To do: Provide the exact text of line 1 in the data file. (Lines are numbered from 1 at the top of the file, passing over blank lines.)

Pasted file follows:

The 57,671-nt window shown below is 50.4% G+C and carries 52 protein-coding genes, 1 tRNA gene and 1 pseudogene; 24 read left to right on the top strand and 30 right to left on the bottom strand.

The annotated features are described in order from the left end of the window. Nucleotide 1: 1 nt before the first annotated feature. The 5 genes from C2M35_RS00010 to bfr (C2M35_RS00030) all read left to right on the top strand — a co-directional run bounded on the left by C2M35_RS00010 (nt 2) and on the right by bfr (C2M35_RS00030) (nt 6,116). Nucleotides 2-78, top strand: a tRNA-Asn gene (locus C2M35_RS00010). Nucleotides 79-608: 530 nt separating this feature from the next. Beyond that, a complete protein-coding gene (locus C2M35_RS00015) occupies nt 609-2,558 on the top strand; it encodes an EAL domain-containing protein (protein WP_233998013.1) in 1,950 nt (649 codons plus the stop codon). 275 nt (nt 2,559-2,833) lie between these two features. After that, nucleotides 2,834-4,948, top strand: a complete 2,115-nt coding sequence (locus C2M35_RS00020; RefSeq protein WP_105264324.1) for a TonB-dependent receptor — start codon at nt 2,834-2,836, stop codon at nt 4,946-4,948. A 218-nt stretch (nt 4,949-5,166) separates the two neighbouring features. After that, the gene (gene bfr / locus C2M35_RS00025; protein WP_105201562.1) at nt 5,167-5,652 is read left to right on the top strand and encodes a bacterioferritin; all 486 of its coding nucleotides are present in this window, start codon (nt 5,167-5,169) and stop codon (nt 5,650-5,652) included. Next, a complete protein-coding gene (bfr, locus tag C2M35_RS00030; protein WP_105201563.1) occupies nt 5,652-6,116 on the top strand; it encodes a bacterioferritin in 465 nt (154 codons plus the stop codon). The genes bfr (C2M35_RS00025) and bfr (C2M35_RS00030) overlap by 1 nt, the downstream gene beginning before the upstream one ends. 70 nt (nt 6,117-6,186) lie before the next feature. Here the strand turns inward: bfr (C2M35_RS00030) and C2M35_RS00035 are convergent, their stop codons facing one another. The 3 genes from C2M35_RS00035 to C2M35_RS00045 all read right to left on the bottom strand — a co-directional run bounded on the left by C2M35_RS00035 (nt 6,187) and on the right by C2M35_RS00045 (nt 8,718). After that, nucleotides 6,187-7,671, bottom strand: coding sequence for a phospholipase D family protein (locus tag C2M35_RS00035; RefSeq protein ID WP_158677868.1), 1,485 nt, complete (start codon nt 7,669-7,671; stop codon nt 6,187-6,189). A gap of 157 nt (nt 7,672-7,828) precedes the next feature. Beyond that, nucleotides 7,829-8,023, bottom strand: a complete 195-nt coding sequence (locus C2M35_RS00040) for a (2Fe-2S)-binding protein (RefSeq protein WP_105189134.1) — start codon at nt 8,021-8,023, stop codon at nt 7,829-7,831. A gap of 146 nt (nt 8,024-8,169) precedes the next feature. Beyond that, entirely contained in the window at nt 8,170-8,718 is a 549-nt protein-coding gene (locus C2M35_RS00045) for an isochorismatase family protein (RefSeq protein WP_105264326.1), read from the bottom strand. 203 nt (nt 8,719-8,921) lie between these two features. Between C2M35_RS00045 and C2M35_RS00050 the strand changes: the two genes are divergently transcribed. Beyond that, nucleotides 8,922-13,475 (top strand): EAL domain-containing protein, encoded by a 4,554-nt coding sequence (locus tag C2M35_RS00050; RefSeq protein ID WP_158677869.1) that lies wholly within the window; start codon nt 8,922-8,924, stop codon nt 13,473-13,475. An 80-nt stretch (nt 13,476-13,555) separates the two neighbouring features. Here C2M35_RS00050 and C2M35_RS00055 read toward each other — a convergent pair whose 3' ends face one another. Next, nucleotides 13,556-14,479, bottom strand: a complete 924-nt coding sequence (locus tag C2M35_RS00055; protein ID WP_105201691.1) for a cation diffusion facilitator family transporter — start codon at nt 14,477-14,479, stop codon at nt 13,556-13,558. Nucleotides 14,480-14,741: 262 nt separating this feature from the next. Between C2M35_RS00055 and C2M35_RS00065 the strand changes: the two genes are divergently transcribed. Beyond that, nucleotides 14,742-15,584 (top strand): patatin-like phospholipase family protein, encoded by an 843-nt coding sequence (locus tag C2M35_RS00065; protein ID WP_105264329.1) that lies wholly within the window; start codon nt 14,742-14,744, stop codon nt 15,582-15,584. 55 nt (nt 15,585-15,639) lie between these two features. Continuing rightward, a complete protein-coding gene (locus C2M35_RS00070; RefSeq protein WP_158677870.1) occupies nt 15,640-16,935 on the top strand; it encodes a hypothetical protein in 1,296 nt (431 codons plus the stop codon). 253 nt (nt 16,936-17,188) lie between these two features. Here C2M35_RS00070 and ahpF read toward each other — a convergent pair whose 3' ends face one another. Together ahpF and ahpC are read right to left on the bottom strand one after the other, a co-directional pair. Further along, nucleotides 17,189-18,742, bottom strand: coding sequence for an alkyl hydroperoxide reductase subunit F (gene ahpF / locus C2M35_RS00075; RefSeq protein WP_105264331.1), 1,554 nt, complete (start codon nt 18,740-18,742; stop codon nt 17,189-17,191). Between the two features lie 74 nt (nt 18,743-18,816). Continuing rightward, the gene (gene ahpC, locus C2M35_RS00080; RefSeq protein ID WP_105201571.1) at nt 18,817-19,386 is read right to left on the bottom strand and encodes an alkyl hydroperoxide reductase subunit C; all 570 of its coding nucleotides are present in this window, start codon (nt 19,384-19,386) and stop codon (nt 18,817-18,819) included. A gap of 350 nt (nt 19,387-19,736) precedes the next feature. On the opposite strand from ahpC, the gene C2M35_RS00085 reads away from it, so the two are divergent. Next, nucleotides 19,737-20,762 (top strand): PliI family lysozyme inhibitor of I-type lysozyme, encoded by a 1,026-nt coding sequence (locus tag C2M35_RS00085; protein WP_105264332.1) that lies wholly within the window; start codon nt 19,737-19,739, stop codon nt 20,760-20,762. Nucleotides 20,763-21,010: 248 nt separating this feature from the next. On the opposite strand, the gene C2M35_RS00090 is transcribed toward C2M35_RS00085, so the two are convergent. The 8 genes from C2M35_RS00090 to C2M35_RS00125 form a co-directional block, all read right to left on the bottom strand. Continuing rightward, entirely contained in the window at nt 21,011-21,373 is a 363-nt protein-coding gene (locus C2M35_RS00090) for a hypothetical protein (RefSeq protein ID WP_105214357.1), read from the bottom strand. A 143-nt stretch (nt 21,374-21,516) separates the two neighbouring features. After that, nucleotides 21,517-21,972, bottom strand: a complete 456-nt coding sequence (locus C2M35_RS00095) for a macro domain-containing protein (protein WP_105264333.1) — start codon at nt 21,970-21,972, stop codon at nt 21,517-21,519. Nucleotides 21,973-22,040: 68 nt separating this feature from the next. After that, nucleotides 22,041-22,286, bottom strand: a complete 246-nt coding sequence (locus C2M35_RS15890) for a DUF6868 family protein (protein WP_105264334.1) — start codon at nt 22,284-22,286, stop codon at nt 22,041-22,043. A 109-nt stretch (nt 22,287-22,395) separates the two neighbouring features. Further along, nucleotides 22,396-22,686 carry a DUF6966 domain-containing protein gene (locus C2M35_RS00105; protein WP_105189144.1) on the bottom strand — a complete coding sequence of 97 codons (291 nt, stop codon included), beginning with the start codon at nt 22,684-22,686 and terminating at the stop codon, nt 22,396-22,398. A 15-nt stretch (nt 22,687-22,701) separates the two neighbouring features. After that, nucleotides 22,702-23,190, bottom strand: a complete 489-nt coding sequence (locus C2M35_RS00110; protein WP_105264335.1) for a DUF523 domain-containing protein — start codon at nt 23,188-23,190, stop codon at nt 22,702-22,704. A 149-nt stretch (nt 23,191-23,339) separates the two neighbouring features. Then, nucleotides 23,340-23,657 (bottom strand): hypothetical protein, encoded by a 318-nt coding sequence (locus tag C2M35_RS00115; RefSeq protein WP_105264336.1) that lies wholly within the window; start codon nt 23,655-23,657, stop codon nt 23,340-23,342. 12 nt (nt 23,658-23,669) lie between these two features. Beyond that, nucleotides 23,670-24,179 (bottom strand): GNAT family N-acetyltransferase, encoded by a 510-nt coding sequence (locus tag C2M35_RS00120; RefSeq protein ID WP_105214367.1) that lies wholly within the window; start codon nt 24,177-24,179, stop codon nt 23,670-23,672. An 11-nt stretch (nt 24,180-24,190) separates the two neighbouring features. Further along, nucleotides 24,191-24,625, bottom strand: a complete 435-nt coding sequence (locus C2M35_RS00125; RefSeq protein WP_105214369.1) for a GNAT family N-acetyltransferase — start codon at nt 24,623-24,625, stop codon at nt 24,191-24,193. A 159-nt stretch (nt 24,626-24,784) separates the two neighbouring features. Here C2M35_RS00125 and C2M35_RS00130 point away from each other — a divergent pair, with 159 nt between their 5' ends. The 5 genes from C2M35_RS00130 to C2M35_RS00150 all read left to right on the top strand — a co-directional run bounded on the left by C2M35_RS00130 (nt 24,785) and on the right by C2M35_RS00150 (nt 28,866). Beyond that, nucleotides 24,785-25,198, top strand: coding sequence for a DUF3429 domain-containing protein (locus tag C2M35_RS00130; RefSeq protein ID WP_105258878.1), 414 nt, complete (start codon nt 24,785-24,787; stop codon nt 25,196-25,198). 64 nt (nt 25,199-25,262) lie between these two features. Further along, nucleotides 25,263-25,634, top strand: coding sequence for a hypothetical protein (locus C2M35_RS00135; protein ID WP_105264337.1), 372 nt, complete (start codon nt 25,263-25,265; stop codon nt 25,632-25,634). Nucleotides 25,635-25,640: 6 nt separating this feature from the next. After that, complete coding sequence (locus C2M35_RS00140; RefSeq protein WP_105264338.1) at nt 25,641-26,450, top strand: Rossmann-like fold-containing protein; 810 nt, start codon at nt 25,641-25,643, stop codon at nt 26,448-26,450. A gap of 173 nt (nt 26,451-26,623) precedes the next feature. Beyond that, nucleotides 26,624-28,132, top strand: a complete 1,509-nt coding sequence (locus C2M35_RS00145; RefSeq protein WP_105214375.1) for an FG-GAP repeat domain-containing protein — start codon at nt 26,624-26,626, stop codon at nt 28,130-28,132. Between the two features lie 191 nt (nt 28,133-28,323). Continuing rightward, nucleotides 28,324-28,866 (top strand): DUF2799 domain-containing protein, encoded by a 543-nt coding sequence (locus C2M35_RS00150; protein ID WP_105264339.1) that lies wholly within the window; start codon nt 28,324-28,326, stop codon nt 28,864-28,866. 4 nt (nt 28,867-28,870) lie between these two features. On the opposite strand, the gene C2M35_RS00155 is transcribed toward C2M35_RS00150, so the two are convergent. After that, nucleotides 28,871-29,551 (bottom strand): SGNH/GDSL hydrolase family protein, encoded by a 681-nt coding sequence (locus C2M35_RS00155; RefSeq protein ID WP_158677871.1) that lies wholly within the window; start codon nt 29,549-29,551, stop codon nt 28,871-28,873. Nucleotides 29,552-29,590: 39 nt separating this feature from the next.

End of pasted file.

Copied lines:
The 57,671-nt window shown below is 50.4% G+C and carries 52 protein-coding genes, 1 tRNA gene and 1 pseudogene; 24 read left to right on the top strand and 30 right to left on the bottom strand.